As fire destroyed Lytton just days ago, it might be a good idea to refresh what Lynn Valley residents can do to make themselves FireSmart and take preventative measures to help support the District of North Vancouver Fire and Rescue Service’s efforts to protect the community.
As a community on the border between wildlands and urban areas, the District of North Vancouver has a comprehensive Community Wildfire Protection Plan. One that continues to evolve, grow and provide additional resources to DNVFRS. In fact, it is something they are so good at, firefighters have been deployed this week to help protect communities in the interior.
“In the last three years, I would say it’s doubled, and then doubled again,” said Capt. Conrad Breakey, public information officer for the DNVFRS.
To protect against wildfire there are now two structure protection units (sprinkler systems that protect up to thirty homes) and another on its way, he said. There are also plans to add to their fleet of initial attack vehicles so each hall has one ready to go. These trucks are more like pickup trucks than firetrucks equipped with pumps and forestry gear that can access more areas than a typical firetruck.
“We have close to 75 percent of our crew have structure protection training through FireSmart,” he said. “If a forest fire was breaking through to houses we would go and set up sprinklers ahead of time to create a hydrobubble so those embers can’t jump from house to house to house.”
In further reaches of the district the fire service has combined thoughtful resources with education. As summer approaches it is now implementing strategies to be as ready as possible – especially in the Woodlands neighbourhood north east of Deep Cove where the setting is quite remote, said Breakey.
“We have found a spot that in high and extreme times we are going to stage equipment up there so it is ready to go and we will have crews patrolling all summer, monitoring the gear and equipment,” he said. “It includes a HydroSub – not only can the roads be difficult but hydrants as well; this allows us to throw it off the end of a dock and pump seawater up to where we need to be.”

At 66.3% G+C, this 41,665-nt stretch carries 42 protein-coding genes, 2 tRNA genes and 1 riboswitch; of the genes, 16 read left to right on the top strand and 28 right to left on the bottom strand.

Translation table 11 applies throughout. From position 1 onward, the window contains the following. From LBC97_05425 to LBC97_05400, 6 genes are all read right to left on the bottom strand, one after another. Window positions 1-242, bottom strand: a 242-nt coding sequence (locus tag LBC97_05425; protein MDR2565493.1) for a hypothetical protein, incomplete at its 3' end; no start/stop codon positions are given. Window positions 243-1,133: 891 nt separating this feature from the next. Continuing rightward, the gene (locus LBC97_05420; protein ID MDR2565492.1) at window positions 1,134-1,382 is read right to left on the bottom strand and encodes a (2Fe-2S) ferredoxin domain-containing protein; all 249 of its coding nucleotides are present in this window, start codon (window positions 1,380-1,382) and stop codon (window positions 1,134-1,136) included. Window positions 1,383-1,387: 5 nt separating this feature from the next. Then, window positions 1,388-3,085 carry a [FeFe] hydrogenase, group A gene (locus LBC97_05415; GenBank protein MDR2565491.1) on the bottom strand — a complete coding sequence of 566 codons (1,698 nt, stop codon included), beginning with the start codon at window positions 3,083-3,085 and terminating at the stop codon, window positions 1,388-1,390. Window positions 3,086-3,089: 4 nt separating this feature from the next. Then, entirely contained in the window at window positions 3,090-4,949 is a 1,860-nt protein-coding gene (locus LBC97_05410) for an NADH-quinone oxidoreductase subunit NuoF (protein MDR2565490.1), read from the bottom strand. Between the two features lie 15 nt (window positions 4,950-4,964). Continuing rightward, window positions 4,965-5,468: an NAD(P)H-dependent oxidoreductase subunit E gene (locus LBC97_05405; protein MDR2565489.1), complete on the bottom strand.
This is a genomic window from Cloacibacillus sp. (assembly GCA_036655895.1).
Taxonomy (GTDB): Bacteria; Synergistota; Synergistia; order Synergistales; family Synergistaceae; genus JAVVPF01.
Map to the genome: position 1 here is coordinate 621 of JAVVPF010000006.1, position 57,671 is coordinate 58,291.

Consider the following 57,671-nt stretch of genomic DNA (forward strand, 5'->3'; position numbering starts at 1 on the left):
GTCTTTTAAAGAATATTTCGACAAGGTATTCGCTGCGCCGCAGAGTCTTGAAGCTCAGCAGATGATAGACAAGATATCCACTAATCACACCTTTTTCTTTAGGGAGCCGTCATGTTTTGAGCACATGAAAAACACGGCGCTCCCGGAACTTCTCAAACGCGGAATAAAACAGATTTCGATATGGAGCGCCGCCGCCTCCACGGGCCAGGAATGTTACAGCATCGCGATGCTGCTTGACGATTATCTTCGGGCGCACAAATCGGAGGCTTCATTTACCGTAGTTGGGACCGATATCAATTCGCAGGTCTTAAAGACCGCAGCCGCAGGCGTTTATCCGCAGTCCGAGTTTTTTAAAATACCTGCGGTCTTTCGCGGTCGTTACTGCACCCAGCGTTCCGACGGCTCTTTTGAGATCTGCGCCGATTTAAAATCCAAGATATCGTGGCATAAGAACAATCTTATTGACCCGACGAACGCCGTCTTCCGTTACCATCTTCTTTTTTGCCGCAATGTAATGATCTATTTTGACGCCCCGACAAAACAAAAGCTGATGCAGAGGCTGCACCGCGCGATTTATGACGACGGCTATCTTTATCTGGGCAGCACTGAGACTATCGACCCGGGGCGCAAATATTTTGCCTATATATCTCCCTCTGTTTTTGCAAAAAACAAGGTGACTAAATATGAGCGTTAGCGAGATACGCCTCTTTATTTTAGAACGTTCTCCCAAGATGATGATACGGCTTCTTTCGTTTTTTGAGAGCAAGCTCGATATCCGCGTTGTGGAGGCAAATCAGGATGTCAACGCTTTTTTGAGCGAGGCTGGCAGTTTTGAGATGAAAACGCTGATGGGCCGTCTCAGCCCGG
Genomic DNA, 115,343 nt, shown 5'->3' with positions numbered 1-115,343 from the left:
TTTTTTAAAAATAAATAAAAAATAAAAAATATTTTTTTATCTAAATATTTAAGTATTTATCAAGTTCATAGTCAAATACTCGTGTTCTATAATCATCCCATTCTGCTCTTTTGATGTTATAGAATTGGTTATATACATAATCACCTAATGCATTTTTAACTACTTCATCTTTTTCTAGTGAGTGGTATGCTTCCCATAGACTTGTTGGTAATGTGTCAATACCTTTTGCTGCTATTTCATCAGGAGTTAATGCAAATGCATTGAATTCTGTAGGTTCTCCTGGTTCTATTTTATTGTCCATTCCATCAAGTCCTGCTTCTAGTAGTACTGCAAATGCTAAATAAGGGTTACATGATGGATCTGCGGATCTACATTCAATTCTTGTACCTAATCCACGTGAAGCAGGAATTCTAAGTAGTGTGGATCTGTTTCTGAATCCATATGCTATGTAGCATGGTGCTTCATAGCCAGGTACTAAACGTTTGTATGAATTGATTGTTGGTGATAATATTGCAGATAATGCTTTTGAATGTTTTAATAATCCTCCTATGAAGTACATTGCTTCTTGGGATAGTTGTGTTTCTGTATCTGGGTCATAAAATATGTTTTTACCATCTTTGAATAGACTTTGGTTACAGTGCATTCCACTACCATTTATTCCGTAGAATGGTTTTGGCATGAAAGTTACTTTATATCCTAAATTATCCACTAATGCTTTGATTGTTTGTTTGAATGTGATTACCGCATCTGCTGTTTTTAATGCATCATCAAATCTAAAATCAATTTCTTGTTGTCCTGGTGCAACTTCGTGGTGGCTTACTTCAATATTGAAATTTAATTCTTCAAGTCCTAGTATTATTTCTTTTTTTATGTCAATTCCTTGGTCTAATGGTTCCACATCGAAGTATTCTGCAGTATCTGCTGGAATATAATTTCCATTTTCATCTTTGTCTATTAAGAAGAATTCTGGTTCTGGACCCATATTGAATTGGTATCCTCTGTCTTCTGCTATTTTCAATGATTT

Ounce of prevention vs pound of cure
The FireSmart education being undertaken by the DNVFRS in Woodlands is something they want to expand to other areas bordering the forest – including Lynn Valley.
“Our major effort is to mitigate – to stop fires from impacting homes before they even start,” said Breakey. “That is the easiest and the cheapest option. We can help educate homeowners to have them in a better position should a fire come through the area.”
The ultimate goal of the FireSmart program is to unite neighbours to be proactive about making better choices. Plans for outreach in Lynn Valley are in the works, with support from grants from the Union of B.C. Municipalities.
“The easiest, affordable approach – and not talking about swapping out construction materials like cedar shakes for asphalt shingles – I would say is removing all the fuel from around your house,” said Breaky. “Remove the overhanging branches, clean your eavestroughs, remove pine needles from your roof. Take a look at the spaces under decks where leaves and dead brush might accumulate.
“I know people like having their firewood accessible but move it away. What you have to consider is that if there is a forest fire it is like a snowstorm of embers. Those embers can travel hundreds of metres and land in the woodpiles or a pile of brush. And that tiny little ember will become a fire that was nowhere near the initial fire.”
With the goal to have homeowners take action now, the DNVFRS is offering support to help neighbourhoods be FireSmart.
“We would like to encourage communities that are near the first to connect and reach out to the fire department, so we can get out into the neighbourhood – especially Lynn Valley,” he said. “We can do those community assessments and put a report together. Reach out to us – to me and we can send out a local FireSmart representative and get the process started. We would love to organize a group and have a community champion but anyone who has questions or concerns can talk with us.”
DNVFRS also plans this summer to be present in local parks for fire education and perhaps a spray or two for the kids. A sort of pandemic pivot of their previous year’s Hot Nights outreach. As for the ongoing wildfire prevention programs, Breakey thinks the education and action are paying off.
“We are making quite a few efforts and a lot of progress at the moment.”
Breakey recommends checking out the extensive resources at FireSmart and following the DNVFRS social media channels (Facebook and Twitter) to stay up to date with the latest safety orders or emerging events.
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